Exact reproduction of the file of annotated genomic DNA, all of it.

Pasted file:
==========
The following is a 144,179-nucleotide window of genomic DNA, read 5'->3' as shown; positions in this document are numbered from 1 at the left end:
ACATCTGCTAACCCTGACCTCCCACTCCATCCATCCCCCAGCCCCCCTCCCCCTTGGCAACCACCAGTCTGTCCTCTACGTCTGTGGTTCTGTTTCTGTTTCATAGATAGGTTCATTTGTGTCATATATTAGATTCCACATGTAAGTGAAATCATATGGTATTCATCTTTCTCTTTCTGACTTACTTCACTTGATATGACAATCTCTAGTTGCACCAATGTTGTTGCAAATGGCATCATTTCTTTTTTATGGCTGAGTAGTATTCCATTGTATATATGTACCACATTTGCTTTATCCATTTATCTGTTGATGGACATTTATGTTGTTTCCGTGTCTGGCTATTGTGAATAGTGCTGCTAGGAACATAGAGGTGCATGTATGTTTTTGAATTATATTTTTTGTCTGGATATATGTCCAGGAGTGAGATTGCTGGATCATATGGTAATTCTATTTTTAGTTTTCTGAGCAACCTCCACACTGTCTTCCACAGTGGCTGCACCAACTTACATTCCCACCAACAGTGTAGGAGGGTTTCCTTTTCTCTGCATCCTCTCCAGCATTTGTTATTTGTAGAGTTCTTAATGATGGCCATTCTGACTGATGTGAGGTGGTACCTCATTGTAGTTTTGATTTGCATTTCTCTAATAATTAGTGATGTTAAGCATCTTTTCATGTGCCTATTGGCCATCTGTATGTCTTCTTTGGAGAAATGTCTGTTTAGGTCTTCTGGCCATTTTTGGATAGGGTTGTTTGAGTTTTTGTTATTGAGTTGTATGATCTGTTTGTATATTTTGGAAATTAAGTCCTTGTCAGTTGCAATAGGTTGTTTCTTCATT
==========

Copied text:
The following is a 144,179-nucleotide window of genomic DNA, read 5'->3' as shown; positions in this document are numbered from 1 at the left end:
ACATCTGCTAACCCTGACCTCCCACTCCATCCATCCCCCAGCCCCCCTCCCCCTTGGCAACCACCAGTCTGTCCTCTACGTCTGTGGTTCTGTTTCTGTTTCATAGATAGGTTCATTTGTGTCATATATTAGATTCCACATGTAAGTGAAATCATATGGTATTCATCTTTCTCTTTCTGACTTACTTCACTTGATATGACAATCTCTAGTTGCACCAATGTTGTTGCAAATGGCATCATTTCTTTTTTATGGCTGAGTAGTATTCCATTGTATATATGTACCACATTTGCTTTATCCATTTATCTGTTGATGGACATTTATGTTGTTTCCGTGTCTGGCTATTGTGAATAGTGCTGCTAGGAACATAGAGGTGCATGTATGTTTTTGAATTATATTTTTTGTCTGGATATATGTCCAGGAGTGAGATTGCTGGATCATATGGTAATTCTATTTTTAGTTTTCTGAGCAACCTCCACACTGTCTTCCACAGTGGCTGCACCAACTTACATTCCCACCAACAGTGTAGGAGGGTTTCCTTTTCTCTGCATCCTCTCCAGCATTTGTTATTTGTAGAGTTCTTAATGATGGCCATTCTGACTGATGTGAGGTGGTACCTCATTGTAGTTTTGATTTGCATTTCTCTAATAATTAGTGATGTTAAGCATCTTTTCATGTGCCTATTGGCCATCTGTATGTCTTCTTTGGAGAAATGTCTGTTTAGGTCTTCTGGCCATTTTTGGATAGGGTTGTTTGAGTTTTTGTTATTGAGTTGTATGATCTGTTTGTATATTTTGGAAATTAAGTCCTTGTCAGTTGCAATAGGTTGTTTCTTCATT